[R-sig-ME] GLMM estimation readings?
Malcolm Fairbrother
M.Fairbrother at bristol.ac.uk
Tue Apr 5 12:02:08 CEST 2016
Hi Paul,
(1) To my mind, it would be helpful to keep specification and estimation
separate. RE vs. FE is a specification issue (more on this below), while
adaptive quadrature vs. Laplace approximation is an estimation issue. (And
that doesn't get into issues of Bayesian vs. frequentist, which might arise
if you start using MCMC estimation, which personally I find quite useful
for G/LMMs. The simulation studies I've seen have generally found that MCMC
is most reliable.)
(2) Hausman: This simply tests whether the within-group and between-group
effects are different. Usually they will be, and the Hausman test will tell
you so. Economists (but not only economists) often take this to mean that
Hausman is a "specification test" adjudicating between RE and FE models,
and thus usually "rejecting" RE. However, as you suggest, one can easily
allow for different between and within effects in a RE model, simply by
including group means of each X as level-2 covariates. There's a lot of
misunderstanding about this.
(3) Bias: If the between and within effects are different, but you estimate
a single beta that does not distinguish between them, that beta will be a
weighted average of the two. As the economists suggest, this beta will be a
biased estimator of the purely within estimate that you get from a FE
model. But, again, if you include the group means in a RE model, you can
get unbiased results for both with the within and between relationships.
(In a FE model, you get only the within, not the between.)
(4) If the (within) relationship between some x and y varies across groups,
then the standard errors returned by a FE model will be anticonservative
(even if Stata consecrates them as "robust"). So will the SEs returned by a
random intercepts-only RE model. Only a random-slopes RE model will return
unbiased SEs.
All of the above is discussed and demonstrated in the following three
papers (one unpublished):
http://dx.doi.org/10.1017/psrm.2014.7
http://dx.doi.org/10.1017/psrm.2013.24
www.researchgate.net/publication/299604336_Fixed_and_Random_effects_making_an_informed_choice
The first two papers are the most cited from *Political Science Research &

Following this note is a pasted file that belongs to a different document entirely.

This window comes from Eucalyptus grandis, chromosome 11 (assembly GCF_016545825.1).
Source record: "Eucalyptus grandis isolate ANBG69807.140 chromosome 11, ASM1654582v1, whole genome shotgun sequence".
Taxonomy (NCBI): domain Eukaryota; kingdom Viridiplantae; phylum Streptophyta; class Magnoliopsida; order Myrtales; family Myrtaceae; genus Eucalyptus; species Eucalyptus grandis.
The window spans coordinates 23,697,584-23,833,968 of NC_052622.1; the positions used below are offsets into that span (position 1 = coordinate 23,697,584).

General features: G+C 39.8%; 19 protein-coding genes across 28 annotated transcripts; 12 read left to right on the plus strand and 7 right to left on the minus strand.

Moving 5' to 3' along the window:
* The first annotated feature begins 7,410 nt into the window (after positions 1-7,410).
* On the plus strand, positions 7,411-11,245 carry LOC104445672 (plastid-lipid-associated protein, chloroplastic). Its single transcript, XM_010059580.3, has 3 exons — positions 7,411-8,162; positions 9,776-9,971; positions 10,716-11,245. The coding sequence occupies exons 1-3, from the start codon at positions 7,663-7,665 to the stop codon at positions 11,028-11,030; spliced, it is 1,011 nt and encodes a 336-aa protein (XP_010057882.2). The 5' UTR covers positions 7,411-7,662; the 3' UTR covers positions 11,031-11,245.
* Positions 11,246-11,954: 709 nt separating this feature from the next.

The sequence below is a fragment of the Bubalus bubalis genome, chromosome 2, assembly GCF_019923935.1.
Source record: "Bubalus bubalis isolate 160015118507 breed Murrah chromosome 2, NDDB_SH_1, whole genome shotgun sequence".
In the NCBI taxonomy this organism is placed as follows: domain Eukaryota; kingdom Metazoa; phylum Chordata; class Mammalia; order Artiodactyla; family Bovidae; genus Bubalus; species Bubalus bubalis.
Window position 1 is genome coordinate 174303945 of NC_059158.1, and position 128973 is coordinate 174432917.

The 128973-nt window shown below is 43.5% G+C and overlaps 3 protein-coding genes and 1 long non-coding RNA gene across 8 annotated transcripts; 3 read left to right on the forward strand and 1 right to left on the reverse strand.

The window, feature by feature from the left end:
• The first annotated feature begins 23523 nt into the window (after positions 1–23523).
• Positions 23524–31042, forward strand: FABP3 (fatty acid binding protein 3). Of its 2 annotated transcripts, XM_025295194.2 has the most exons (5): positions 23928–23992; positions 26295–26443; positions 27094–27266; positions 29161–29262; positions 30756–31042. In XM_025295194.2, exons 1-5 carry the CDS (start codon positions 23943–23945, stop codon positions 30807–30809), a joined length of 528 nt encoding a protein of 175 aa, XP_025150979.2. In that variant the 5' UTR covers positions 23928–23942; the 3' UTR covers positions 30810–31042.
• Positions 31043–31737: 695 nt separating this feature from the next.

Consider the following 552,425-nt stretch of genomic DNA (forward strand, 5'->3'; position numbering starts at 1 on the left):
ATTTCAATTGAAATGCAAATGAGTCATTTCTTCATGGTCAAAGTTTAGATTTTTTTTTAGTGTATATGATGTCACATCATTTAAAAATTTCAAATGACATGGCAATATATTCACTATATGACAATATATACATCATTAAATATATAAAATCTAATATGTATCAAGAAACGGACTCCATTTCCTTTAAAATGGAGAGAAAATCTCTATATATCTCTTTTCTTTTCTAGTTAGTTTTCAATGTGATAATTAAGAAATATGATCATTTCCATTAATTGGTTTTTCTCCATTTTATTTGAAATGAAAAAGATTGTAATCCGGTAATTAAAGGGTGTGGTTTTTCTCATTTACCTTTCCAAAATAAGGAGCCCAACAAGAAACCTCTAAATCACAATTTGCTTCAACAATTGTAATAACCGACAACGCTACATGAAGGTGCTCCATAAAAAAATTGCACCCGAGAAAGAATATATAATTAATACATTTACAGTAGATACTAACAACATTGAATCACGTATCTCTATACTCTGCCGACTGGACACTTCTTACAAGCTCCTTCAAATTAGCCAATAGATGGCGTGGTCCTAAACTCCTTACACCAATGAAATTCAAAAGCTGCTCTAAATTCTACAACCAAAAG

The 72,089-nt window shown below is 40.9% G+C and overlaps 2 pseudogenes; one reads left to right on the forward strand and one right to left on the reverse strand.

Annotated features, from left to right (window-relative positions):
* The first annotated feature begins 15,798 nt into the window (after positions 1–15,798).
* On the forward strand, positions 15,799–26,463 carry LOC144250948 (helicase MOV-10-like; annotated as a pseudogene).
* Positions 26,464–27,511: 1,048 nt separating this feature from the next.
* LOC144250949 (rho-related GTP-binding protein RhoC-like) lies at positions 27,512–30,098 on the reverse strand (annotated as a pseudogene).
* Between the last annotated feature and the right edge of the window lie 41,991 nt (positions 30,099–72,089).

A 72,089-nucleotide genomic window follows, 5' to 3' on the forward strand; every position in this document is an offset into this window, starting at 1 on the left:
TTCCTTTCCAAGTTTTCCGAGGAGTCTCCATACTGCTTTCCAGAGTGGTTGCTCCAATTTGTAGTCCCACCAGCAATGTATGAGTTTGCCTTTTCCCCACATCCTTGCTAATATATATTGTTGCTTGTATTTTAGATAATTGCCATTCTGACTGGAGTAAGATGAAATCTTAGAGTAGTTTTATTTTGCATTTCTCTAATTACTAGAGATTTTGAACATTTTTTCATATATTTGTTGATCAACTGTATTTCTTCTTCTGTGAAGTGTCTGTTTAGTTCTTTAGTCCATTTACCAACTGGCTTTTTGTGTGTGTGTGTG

Methods*.
Hope that's useful,
Malcolm
> From: Paul Johnson <pauljohn32 at gmail.com>
> To: "R-SIG-Mixed-Models at r-project.org"
> <r-sig-mixed-models at r-project.org>
> Subject: [R-sig-ME] GLMM estimation readings?
>
> I'm trying to explain GLMM estimation and defend random effects in an
> audience of econometricians. I am focused on logit models, mostly, with
> random intercepts.
>
> The literature is difficult. I can understand applications and overviews
> like the paper by Bolker et al in Trends in Ecology and Evolution. But I
> can't understand much about glmer that is deeper than that. Can you point
> me at some books/articles that explain the GLMM estimation process in an
> understandable way? Is there a PLS derivation for GLMM? I want to better
> understand adaptive quadrature. And Laplace approximation.
>
> You might be able to advise me better if I tell you why I need to know.
>
> I was surprised to learn that economists hate random effects. It is almost
> visceral. For the economists, the fixed vs random effects debate is not
> philosophical, but rather practical. In an LMM, the Hausman test seems to
> bluntly reject almost all random effects models. (See William Greene's
> Econometrics book). Unmeasured group-level predictors always exist, it
> seems, so random effects estimates are biased/inconsistent. Even if you
> believe Intercept differences are random, LMM estimates are
> biased/inconsistent, so you should treat as fixed.
>
> I'm a little surprised there is so little discussion of Hausman's test in
> the random effect literature outside economics.
>
> One argument used by random effect advocates, that group-level predictors
> can be included in LMM, holds no weight at all. It is just evidence of bias
> in LMM. Well, the estimates thus obtained are useless because, if the group
> level intercept estimates were correct, then the group-level predictors
> would not be identifiable.
>
> My argument with them so far is based on the characterization of LMM as a
> PLS exercise, which I learned in this email list. That makes a point
> obvious: the fixed vs random models differ because PLS penalizes the b's,
> but fixed estimators do not. The issue is not "random" against "fixed". It
> is penalized against unpenalized. The parallel between LMM and ridge
> regression and LASSO helps. If the number of observations within groups
> grows, then the posterior modes and the fixed effect estimates converge.
> Yes?
>
> The small sample debate hinges on mean square error of the b's. The PLS
> view makes it plain that Empirical Bayes gives shrinkage not as
> afterthought (as it seems in the GLS narrative), but as a primary element
> (Henderson's estimator). Ironically, the shrinkage effect of LMM, widely
> praised in stats and hierarchical modeling applications, raises suspicion
> of bias. One might prefer a biased, but lower variance estimate of b, and
> that's shrinkage. That's my theme, anyway, we'll see if I can sell it.
>
> In that context, I come to the chore of comparing a glmer estimate with a
> fixed effect method known as conditional logit or Chamberlain's panel logit
> model.
>
> pj
> Paul Johnson
> http://pj.freefaculty.org
>
>
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